The Breslins (Jake, Emma, three boys, and nubile daughter) cross the plains in a covered wagon, then pause in a lawless western town where Jake is shot by gunslingers Arn and Jud. But ...
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The Breslins (Jake, Emma, three boys, and nubile daughter) cross the plains in a covered wagon, then pause in a lawless western town where Jake is shot by gunslingers Arn and Jud. But folksy Judge Copeland persuades them to go on. At Break Wagon Hill, their wagon does the obvious and they homestead on the spot. We follow their trials and joys and those of neighbors, the Bascombs. Finally, violence reappears in the form of a pair of rustlers...our old friends Arn and Jud. Written by
Rod Crawford <email@example.com>
[to the rustlers]
You better ride. I won't be responsible if you don't.
Hang on, listen to that tenderfoot lawyer man. You won't be responsible for what? Holding back these sodbusters?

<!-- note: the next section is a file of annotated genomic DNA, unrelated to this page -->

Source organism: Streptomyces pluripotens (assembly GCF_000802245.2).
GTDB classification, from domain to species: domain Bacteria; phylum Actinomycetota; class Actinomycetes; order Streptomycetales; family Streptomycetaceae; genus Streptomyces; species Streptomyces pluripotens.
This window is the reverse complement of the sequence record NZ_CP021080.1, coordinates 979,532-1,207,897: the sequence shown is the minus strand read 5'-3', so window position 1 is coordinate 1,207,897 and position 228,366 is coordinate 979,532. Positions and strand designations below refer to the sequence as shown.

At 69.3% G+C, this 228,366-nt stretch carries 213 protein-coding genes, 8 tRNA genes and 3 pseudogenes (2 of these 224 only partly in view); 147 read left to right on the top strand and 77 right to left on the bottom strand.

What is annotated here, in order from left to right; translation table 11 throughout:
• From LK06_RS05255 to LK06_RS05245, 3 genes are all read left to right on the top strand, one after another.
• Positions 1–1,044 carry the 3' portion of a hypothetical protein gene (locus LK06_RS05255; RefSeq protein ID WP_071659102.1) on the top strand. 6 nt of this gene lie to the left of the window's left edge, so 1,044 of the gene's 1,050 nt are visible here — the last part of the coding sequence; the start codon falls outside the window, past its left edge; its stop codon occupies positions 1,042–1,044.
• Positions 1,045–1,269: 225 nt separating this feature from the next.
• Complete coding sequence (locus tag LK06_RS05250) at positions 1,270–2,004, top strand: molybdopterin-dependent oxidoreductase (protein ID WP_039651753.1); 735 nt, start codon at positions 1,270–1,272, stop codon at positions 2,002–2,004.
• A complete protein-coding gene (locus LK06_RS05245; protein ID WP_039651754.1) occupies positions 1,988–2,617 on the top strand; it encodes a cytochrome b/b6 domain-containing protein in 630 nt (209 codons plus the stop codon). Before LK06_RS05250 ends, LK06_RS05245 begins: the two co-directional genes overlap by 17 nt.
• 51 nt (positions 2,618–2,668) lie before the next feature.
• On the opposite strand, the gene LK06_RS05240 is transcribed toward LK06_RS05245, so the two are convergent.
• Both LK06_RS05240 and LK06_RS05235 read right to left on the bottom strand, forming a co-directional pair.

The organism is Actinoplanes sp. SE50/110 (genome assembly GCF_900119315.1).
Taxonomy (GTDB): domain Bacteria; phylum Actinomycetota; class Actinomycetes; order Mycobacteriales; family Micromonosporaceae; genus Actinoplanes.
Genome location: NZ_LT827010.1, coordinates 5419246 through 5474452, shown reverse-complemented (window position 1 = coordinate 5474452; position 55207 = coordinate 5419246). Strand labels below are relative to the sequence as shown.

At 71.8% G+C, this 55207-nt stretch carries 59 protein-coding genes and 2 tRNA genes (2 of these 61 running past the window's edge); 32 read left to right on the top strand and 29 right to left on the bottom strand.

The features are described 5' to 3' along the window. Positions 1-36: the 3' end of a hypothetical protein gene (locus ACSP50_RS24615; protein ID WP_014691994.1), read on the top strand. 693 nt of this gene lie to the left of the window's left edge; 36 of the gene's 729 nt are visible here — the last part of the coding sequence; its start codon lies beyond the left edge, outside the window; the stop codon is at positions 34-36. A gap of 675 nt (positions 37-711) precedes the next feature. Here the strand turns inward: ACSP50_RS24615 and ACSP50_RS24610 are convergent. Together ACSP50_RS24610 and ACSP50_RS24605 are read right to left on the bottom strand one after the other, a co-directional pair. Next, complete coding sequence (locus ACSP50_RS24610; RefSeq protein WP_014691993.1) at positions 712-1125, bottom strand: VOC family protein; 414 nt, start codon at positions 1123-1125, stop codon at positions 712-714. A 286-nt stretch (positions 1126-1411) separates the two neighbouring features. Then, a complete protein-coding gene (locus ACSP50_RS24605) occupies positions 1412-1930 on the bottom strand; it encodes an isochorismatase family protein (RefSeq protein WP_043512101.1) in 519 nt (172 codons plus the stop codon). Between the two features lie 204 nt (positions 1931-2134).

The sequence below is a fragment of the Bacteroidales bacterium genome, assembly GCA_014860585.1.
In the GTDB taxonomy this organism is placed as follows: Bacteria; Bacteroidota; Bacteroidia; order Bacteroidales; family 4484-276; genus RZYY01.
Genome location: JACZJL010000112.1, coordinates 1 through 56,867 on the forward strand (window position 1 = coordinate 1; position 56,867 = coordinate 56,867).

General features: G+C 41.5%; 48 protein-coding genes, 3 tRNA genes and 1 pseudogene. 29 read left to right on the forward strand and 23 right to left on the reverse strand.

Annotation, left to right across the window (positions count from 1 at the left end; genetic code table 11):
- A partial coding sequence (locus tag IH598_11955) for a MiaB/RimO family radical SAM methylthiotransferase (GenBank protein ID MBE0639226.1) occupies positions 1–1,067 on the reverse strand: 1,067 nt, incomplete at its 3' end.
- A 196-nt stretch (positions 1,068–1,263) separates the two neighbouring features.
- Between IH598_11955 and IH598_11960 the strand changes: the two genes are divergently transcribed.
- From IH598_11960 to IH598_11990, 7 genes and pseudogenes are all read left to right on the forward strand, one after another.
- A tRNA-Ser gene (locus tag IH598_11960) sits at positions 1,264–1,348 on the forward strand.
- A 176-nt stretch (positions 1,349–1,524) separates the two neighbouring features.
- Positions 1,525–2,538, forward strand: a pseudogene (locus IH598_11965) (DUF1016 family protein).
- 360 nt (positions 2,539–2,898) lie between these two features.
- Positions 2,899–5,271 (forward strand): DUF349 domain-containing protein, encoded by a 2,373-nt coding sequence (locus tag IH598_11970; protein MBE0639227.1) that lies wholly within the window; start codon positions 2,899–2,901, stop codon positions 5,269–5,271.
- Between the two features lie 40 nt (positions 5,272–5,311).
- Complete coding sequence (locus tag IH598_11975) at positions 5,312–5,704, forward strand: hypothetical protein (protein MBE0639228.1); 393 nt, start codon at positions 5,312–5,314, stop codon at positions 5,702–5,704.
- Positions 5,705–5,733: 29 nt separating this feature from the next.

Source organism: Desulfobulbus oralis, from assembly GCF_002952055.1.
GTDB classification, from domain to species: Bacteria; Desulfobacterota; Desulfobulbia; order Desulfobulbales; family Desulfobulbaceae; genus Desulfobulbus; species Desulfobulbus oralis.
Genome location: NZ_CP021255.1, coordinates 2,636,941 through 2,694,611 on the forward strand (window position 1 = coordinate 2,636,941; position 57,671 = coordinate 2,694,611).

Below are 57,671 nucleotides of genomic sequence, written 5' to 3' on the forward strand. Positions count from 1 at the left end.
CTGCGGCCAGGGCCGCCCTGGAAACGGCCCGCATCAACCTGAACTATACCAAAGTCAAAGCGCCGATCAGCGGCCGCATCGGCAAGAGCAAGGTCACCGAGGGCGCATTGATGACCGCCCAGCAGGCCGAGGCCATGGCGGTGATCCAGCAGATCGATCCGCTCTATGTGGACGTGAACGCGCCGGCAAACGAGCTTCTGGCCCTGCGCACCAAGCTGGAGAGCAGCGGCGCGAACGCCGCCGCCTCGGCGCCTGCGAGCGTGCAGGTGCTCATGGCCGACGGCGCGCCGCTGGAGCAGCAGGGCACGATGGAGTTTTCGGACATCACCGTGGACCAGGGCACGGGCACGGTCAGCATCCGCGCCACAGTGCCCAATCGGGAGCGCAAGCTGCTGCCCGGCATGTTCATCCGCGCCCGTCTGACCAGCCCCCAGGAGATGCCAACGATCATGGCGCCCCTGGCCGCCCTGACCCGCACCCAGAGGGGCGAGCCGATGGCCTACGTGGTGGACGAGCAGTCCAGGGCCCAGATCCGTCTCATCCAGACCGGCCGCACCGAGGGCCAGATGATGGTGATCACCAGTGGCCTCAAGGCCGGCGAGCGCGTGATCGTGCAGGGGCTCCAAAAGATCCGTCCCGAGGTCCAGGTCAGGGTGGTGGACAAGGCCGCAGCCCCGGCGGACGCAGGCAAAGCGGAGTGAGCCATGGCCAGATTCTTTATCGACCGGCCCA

Fort Laramie isn't that far away.
No soldiers are interested in judging me. They got Indians to fight. This is a country for men. A man carries a gun, he better be ready to use it.
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Okay, there's some nice scenery and the film is in color. And Will Rogers Jr. is in it, to some degree. That's the good stuff. All the rest is just bad. The story is weak and the characters are basically uninteresting and unlikeable. The worst tomatoes must be cast at Rod McKuen, who is so unappealing to look at or listen to, he's just got nothing positive going for him. Worse than that, if possible, is George Winslow as the youngest Breslin brother. I would have never guessed that a twelve-year-old growing up in wild territory could be so fat. Chances are in real life a kid in that situation would have been pretty stringy. Additionally, he's a terrible actor. His charm in his earlier days always escaped me and here he's even worse.
Don't waste your time. Maureen O'Sullivan sure picked a stinker here.
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